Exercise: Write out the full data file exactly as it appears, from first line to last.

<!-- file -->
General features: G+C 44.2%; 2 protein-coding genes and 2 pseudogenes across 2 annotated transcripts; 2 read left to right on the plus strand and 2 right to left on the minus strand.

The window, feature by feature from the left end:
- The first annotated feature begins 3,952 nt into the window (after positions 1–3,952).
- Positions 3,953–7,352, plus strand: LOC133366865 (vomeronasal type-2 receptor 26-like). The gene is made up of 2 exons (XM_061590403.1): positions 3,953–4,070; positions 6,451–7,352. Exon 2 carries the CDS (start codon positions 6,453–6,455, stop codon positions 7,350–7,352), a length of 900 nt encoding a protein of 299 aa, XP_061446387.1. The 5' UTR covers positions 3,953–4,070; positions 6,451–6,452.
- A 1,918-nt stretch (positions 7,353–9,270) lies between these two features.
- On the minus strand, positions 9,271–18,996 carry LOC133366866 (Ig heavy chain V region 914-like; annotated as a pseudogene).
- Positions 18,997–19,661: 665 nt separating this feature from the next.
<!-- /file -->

General features: G+C 44.2%; 2 protein-coding genes and 2 pseudogenes across 2 annotated transcripts; 2 read left to right on the plus strand and 2 right to left on the minus strand.

The window, feature by feature from the left end:
- The first annotated feature begins 3,952 nt into the window (after positions 1–3,952).
- Positions 3,953–7,352, plus strand: LOC133366865 (vomeronasal type-2 receptor 26-like). The gene is made up of 2 exons (XM_061590403.1): positions 3,953–4,070; positions 6,451–7,352. Exon 2 carries the CDS (start codon positions 6,453–6,455, stop codon positions 7,350–7,352), a length of 900 nt encoding a protein of 299 aa, XP_061446387.1. The 5' UTR covers positions 3,953–4,070; positions 6,451–6,452.
- A 1,918-nt stretch (positions 7,353–9,270) lies between these two features.
- On the minus strand, positions 9,271–18,996 carry LOC133366866 (Ig heavy chain V region 914-like; annotated as a pseudogene).
- Positions 18,997–19,661: 665 nt separating this feature from the next.